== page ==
2010, 398 p.
Many books, history books included, have a page of acknowledgments. Along with the usual thanks to colleagues and family, appreciation is often expressed to librarians and archivists who have offered assistance along the way.
In this book, the author Tony Moore makes another acknowledgment. It is to the commissioning editor of Murdoch Books, Diana Hill, who selected him to fulfil the brief for this book. Commissioned books, of course, are nothing new: institutions and individuals have often paid a writer to document and argue their significance to a wider audience. But this commission is slightly different in that it was for a narrative concept- transported rebels to Australia- left to the historian chosen to flesh out. When Tony Moore spoke at the Australian Peace Coalition seminar I attended recently, he noted that the ABC has since commissioned a documentary series based on the book. Certainly the book and the topic is ripe for a television series. It has, in effect, five self-contained episodes, studded with articulate, interesting people, and ripping yarns of defiance, escape, coincidence and courage.
As Moore notes in his introduction:
This is the story of how the British Government banished to the ends of the Earth political enemies viewed by authorities with the same alarm as today’s ‘terrorists’: Jacobins, democrats and republicans; machine breakers, food rioters, trade unionists and Chartists; Irish, Scots, Canadian and even American rebels. While criminals in the eyes of the law, many of these prisoners were heroes and martyrs to their own communities, and are still revered in their homelands as freedom fighters and patriots, progressive thinkers, democrats and reformers. Yet in Australia, the land of their exile, memory of these rebels and their causes has dimmed (p. 8)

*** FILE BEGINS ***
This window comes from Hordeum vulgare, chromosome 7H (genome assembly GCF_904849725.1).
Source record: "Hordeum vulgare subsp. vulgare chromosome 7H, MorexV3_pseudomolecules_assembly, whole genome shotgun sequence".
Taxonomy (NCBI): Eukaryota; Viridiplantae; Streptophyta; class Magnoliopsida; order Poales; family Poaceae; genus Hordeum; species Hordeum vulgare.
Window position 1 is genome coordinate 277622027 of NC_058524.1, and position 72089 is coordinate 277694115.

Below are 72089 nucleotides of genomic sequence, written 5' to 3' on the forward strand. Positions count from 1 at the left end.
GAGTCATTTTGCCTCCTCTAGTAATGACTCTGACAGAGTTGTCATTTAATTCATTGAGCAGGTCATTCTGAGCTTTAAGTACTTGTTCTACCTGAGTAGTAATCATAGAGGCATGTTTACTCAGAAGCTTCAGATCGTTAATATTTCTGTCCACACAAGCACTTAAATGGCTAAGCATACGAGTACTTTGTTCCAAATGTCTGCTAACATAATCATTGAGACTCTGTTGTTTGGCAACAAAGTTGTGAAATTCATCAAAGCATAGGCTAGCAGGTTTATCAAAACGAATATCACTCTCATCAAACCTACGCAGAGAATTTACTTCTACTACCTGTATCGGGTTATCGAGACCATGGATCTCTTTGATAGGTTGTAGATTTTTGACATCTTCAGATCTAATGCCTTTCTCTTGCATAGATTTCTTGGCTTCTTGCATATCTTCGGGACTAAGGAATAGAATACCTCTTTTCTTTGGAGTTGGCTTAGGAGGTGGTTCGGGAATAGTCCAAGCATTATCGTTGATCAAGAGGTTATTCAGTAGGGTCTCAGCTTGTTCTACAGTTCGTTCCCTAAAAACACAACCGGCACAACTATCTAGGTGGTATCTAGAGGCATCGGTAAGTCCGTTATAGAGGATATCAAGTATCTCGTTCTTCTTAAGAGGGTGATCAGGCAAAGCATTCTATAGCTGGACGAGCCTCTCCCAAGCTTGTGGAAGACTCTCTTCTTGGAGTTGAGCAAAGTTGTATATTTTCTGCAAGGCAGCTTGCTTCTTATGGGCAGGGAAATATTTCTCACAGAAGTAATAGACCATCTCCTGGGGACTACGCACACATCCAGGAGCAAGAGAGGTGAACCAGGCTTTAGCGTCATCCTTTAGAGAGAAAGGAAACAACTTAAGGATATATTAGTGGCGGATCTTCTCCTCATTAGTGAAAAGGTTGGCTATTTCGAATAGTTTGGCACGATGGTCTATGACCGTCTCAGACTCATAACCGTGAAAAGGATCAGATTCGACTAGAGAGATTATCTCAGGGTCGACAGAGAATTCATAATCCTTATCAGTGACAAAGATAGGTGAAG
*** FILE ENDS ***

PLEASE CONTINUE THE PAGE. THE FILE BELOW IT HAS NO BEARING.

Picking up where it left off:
He notes that when he was growing up, Australian history seemed bland and uninteresting, especially compared with European, American, African and Asian history with blood, revolutions, wars etc. He later came to learn that Australia had its own robust history of dissent and resistance to authority, and the blood and war was there all along.
We elide the nuances when we uncritically celebrate the convict trope of the “poor downtrodden peasant transported for stealing just a ribbon!” and we are largely unaware of the political prisoners transported to Australia: 3600 of them out of a total of 162,000 sent between 1787 and 1868 when transportation finally ceased in Western Australia. Of these political prisoners, 2500 were from Ireland, 1200 from England Scotland and Wales and 151 from North America. It is these political prisoners that Moore deals with in this book. Continue reading